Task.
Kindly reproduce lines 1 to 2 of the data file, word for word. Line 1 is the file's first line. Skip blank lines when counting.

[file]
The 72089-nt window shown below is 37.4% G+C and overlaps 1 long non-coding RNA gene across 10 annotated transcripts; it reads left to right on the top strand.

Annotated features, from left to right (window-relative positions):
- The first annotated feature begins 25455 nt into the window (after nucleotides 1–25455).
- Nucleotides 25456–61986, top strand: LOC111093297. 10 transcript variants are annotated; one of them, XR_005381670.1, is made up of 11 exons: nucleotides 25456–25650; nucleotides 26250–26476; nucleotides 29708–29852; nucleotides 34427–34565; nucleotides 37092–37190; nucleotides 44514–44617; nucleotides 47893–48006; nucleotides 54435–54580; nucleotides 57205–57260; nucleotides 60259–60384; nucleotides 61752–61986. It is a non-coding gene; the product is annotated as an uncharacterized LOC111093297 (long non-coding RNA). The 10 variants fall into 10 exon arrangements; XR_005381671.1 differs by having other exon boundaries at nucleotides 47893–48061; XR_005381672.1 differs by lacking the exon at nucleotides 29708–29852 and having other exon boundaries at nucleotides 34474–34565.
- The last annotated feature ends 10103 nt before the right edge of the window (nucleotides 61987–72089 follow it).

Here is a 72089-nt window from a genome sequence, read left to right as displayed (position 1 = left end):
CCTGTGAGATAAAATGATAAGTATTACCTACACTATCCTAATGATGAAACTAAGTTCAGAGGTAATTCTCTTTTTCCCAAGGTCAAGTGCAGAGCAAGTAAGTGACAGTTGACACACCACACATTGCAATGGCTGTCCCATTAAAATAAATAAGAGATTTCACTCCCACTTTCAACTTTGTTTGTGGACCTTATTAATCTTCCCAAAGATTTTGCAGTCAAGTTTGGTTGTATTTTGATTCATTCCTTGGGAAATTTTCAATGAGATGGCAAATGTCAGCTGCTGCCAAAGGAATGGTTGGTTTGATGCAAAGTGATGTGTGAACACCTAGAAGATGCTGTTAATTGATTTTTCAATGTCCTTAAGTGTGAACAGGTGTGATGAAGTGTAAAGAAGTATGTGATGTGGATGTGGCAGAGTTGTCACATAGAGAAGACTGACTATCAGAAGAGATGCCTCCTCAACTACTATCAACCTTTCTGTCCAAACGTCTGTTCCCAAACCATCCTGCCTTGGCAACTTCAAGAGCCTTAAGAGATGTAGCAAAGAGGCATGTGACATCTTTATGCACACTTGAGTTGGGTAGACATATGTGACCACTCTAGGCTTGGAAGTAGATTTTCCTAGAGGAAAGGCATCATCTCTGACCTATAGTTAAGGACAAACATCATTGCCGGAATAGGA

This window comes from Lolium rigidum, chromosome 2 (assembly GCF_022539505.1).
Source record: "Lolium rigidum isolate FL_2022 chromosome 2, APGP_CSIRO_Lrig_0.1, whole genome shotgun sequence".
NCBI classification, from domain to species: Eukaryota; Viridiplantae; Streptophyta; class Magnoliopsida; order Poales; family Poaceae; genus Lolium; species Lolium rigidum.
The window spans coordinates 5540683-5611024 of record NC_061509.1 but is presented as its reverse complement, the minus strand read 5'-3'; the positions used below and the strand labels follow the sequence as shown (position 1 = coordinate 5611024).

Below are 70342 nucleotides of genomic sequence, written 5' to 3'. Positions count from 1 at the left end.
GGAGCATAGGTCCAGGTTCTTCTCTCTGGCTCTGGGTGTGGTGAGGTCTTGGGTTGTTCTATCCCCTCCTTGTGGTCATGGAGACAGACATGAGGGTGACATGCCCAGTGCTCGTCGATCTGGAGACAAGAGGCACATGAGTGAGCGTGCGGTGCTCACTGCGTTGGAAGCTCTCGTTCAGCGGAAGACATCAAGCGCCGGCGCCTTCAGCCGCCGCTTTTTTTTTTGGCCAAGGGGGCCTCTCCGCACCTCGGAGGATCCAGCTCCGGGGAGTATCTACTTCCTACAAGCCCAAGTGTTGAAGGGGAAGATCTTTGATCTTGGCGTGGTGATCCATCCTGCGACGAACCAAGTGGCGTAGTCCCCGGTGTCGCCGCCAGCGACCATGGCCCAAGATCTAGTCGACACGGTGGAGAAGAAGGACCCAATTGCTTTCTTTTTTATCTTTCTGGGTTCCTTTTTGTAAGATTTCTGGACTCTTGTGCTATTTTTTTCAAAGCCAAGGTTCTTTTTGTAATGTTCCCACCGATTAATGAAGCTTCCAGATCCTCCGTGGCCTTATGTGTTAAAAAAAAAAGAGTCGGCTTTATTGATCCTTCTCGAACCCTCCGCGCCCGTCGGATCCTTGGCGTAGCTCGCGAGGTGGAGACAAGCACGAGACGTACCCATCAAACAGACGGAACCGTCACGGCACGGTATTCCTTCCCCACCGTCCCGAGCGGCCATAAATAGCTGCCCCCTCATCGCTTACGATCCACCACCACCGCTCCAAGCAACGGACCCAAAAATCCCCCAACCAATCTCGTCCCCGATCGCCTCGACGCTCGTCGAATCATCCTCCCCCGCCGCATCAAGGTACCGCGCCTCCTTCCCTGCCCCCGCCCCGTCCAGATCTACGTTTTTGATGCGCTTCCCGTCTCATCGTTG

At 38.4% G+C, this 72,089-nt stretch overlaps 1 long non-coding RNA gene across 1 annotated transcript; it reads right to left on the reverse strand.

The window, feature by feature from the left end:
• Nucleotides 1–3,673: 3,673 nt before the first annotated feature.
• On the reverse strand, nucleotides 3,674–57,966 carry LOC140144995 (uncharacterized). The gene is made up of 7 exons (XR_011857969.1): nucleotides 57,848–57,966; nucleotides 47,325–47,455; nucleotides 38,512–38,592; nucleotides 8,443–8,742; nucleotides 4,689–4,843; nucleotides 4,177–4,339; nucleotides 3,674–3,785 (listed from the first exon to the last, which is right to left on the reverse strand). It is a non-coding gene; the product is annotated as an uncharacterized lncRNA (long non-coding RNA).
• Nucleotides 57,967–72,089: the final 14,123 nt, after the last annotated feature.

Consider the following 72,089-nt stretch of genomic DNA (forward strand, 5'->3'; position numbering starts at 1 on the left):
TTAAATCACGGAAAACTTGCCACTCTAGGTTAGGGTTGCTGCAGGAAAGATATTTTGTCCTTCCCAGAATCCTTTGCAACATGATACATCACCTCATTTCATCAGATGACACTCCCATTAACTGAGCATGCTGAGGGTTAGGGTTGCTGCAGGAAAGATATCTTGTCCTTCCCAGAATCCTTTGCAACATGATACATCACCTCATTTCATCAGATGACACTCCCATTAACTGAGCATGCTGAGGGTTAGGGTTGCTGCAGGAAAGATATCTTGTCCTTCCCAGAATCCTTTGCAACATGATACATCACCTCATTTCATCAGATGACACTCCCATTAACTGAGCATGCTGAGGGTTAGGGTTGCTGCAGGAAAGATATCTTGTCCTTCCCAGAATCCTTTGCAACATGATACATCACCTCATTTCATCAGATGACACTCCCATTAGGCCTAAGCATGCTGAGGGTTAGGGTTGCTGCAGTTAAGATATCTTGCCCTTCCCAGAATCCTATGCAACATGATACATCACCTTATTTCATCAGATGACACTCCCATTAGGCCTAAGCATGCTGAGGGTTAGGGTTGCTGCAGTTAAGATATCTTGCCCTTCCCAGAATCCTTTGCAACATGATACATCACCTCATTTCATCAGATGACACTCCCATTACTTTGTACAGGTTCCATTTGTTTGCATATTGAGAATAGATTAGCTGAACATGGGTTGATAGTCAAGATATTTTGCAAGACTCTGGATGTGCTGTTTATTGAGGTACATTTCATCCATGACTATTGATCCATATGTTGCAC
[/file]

The 72089-nt window shown below is 37.4% G+C and overlaps 1 long non-coding RNA gene across 10 annotated transcripts; it reads left to right on the top strand.

Annotated features, from left to right (window-relative positions):